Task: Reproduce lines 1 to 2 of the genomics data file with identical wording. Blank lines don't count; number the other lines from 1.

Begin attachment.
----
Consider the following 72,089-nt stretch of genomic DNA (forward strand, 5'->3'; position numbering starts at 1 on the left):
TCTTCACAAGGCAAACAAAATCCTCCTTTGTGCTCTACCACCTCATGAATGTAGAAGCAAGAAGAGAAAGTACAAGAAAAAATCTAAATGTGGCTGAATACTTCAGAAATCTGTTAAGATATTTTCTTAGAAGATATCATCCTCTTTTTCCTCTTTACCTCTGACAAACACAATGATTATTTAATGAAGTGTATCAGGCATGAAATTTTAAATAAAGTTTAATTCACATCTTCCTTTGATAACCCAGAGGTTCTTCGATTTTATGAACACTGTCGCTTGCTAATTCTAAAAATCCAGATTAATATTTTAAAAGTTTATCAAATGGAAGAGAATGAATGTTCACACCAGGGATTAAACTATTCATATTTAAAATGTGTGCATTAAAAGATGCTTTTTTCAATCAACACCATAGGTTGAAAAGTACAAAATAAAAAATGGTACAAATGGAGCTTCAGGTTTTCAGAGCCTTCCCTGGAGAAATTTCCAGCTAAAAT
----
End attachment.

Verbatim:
Consider the following 72,089-nt stretch of genomic DNA (forward strand, 5'->3'; position numbering starts at 1 on the left):
TCTTCACAAGGCAAACAAAATCCTCCTTTGTGCTCTACCACCTCATGAATGTAGAAGCAAGAAGAGAAAGTACAAGAAAAAATCTAAATGTGGCTGAATACTTCAGAAATCTGTTAAGATATTTTCTTAGAAGATATCATCCTCTTTTTCCTCTTTACCTCTGACAAACACAATGATTATTTAATGAAGTGTATCAGGCATGAAATTTTAAATAAAGTTTAATTCACATCTTCCTTTGATAACCCAGAGGTTCTTCGATTTTATGAACACTGTCGCTTGCTAATTCTAAAAATCCAGATTAATATTTTAAAAGTTTATCAAATGGAAGAGAATGAATGTTCACACCAGGGATTAAACTATTCATATTTAAAATGTGTGCATTAAAAGATGCTTTTTTCAATCAACACCATAGGTTGAAAAGTACAAAATAAAAAATGGTACAAATGGAGCTTCAGGTTTTCAGAGCCTTCCCTGGAGAAATTTCCAGCTAAAAT